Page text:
Yet the paratrooper luminous discs had warnings saying 'poison' somewhere on the device or storage container.

 

To illustrate the concern, here is the Elgin I have photographed under a UV-light. This is what they would have looked like back then at night, without the aid of UV. Many veterans who wore these for years have lived long and healthy lives, so perhaps it's blown out of proportion, but they were and still are radioactive in any case. Radium paint has a half life of 1600 years, if your watch has tritium paint, it reduces radioactivity to only about 25 years.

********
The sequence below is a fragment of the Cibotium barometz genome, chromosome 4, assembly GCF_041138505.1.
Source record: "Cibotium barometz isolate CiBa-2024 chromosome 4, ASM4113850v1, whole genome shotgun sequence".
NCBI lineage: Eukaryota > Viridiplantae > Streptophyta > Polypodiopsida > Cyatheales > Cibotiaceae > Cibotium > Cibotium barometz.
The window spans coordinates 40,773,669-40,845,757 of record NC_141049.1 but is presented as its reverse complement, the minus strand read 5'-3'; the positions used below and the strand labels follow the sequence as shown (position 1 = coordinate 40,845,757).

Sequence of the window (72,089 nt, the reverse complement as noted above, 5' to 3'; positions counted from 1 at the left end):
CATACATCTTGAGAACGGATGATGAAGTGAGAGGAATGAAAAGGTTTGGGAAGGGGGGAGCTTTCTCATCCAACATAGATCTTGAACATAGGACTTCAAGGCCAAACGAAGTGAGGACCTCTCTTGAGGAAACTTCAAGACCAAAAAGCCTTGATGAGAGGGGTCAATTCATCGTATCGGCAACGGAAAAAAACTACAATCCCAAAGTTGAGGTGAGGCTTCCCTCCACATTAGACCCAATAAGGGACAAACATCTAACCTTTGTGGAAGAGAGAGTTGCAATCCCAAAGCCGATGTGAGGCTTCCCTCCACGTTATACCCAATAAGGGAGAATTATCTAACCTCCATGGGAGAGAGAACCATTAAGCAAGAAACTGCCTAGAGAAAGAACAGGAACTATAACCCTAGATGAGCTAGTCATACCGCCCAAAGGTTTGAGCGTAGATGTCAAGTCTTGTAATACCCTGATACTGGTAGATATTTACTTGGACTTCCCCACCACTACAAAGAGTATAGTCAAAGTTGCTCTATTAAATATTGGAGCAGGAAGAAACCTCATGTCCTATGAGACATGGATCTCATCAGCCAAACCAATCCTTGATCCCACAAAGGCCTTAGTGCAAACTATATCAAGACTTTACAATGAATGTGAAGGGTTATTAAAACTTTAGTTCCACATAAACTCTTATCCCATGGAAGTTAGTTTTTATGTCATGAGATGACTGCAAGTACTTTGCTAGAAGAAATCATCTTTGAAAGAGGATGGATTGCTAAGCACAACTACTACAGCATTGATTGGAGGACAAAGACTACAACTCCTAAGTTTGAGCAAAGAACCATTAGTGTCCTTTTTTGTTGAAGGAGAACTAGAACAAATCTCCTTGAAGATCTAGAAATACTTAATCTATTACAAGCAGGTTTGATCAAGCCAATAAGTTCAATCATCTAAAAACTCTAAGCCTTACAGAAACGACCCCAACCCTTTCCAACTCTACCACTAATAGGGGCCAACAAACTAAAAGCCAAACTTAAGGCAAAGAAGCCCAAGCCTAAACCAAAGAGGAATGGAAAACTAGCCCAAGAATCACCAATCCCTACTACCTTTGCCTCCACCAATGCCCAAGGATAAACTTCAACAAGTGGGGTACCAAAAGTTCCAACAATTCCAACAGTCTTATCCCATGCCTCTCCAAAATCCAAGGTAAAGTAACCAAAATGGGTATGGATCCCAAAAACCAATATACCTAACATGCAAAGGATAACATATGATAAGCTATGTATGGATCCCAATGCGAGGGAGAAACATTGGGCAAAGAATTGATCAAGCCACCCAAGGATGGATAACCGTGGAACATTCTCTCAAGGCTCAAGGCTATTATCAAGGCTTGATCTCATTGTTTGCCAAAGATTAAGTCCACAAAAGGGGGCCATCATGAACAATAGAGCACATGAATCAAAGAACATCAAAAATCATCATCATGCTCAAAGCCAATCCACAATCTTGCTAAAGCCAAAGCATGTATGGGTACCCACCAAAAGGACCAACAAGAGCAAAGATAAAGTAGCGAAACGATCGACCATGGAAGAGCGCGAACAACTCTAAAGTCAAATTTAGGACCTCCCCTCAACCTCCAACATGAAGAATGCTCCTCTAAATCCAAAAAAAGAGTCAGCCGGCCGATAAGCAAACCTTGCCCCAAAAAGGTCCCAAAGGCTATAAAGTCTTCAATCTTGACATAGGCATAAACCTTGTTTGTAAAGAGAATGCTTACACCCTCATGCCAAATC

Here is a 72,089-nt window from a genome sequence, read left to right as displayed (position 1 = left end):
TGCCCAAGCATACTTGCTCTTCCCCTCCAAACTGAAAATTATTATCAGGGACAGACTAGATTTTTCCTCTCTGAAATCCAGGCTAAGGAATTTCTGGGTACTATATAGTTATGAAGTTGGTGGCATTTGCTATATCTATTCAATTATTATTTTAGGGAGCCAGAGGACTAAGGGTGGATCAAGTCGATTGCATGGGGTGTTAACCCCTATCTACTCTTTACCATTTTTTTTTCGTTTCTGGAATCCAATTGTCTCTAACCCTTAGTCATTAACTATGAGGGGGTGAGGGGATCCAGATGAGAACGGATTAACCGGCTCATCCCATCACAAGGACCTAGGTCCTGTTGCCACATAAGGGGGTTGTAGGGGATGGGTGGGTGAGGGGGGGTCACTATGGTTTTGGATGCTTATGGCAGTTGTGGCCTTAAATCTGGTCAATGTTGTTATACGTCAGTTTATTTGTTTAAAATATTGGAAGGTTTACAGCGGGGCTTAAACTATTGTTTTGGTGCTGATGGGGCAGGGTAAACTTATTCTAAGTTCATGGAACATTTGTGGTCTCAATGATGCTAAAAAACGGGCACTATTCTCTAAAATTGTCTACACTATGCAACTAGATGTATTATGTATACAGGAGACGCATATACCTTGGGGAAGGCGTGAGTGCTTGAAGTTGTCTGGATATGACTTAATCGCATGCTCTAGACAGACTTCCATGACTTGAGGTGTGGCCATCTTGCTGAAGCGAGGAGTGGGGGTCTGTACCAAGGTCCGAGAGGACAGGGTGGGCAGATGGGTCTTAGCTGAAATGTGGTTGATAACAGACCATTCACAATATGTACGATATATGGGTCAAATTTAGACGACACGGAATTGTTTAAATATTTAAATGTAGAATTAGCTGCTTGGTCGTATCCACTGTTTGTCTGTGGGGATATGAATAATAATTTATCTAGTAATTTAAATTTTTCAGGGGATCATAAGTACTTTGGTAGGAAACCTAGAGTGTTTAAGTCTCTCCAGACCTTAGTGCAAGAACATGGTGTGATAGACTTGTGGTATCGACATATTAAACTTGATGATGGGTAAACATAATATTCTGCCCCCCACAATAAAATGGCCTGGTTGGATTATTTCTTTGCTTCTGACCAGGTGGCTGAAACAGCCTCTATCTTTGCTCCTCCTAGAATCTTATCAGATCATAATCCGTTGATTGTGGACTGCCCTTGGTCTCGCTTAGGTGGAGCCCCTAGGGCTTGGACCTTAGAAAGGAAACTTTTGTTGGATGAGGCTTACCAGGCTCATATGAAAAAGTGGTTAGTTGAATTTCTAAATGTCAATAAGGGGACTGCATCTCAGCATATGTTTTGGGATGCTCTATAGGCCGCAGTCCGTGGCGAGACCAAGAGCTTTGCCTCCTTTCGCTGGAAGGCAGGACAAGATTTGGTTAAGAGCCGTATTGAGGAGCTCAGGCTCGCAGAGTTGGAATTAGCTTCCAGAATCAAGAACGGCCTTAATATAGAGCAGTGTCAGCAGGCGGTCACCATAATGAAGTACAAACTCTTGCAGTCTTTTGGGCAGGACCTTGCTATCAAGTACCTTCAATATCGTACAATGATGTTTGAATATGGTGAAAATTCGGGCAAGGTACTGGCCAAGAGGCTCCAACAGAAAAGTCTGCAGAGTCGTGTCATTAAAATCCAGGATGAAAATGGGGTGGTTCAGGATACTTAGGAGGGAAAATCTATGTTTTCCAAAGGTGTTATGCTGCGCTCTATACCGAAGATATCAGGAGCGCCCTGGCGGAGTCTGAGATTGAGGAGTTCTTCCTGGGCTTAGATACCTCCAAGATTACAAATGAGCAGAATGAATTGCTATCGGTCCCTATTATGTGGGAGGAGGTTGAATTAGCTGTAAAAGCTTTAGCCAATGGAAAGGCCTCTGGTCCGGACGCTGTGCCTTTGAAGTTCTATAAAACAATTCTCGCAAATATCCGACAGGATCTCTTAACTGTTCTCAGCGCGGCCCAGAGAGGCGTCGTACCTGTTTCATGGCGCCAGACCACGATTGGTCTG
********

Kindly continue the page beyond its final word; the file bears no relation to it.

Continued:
69795118-2738862522799761-25054574640407

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"The battle belonged that morning to the thin wet line of khaki that dragged itself ashore on the channel coast of France." - General Omar Bradley.

 

 

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My son began collecting watches a year ago. I told him I would look out for watches at local flea markets. He specifically told me not to buy any watches with radium painted parts. He is an engineer and researches things to extreme depths when he gets interested in something. I trust his recommendations explicitly. Knowledgeable watch collectors will not buy these, they are still considered dangerous.